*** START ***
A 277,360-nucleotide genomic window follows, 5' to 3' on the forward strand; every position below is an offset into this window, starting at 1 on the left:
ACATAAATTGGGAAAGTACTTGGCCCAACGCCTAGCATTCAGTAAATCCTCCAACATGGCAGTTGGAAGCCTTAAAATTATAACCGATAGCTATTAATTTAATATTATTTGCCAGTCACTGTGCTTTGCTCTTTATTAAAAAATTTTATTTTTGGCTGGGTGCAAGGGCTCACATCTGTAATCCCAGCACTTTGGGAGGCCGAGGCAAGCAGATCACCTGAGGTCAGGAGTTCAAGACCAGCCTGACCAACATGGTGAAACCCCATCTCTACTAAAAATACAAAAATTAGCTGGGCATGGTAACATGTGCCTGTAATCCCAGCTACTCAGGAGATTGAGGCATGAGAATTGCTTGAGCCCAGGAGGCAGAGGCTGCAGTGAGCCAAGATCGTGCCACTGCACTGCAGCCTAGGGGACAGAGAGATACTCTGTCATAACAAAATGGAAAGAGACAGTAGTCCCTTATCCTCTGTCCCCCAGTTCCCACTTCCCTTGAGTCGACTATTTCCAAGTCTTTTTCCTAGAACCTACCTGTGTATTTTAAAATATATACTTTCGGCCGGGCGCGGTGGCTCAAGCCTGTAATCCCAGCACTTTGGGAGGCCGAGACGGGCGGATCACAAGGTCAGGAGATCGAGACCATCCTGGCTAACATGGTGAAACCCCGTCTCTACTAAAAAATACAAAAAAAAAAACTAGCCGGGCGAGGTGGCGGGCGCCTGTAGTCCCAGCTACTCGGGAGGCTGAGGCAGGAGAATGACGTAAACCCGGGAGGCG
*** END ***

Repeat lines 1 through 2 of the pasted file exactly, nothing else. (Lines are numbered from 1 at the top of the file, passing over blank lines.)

A 277,360-nucleotide genomic window follows, 5' to 3' on the forward strand; every position below is an offset into this window, starting at 1 on the left:
ACATAAATTGGGAAAGTACTTGGCCCAACGCCTAGCATTCAGTAAATCCTCCAACATGGCAGTTGGAAGCCTTAAAATTATAACCGATAGCTATTAATTTAATATTATTTGCCAGTCACTGTGCTTTGCTCTTTATTAAAAAATTTTATTTTTGGCTGGGTGCAAGGGCTCACATCTGTAATCCCAGCACTTTGGGAGGCCGAGGCAAGCAGATCACCTGAGGTCAGGAGTTCAAGACCAGCCTGACCAACATGGTGAAACCCCATCTCTACTAAAAATACAAAAATTAGCTGGGCATGGTAACATGTGCCTGTAATCCCAGCTACTCAGGAGATTGAGGCATGAGAATTGCTTGAGCCCAGGAGGCAGAGGCTGCAGTGAGCCAAGATCGTGCCACTGCACTGCAGCCTAGGGGACAGAGAGATACTCTGTCATAACAAAATGGAAAGAGACAGTAGTCCCTTATCCTCTGTCCCCCAGTTCCCACTTCCCTTGAGTCGACTATTTCCAAGTCTTTTTCCTAGAACCTACCTGTGTATTTTAAAATATATACTTTCGGCCGGGCGCGGTGGCTCAAGCCTGTAATCCCAGCACTTTGGGAGGCCGAGACGGGCGGATCACAAGGTCAGGAGATCGAGACCATCCTGGCTAACATGGTGAAACCCCGTCTCTACTAAAAAATACAAAAAAAAAAACTAGCCGGGCGAGGTGGCGGGCGCCTGTAGTCCCAGCTACTCGGGAGGCTGAGGCAGGAGAATGACGTAAACCCGGGAGGCG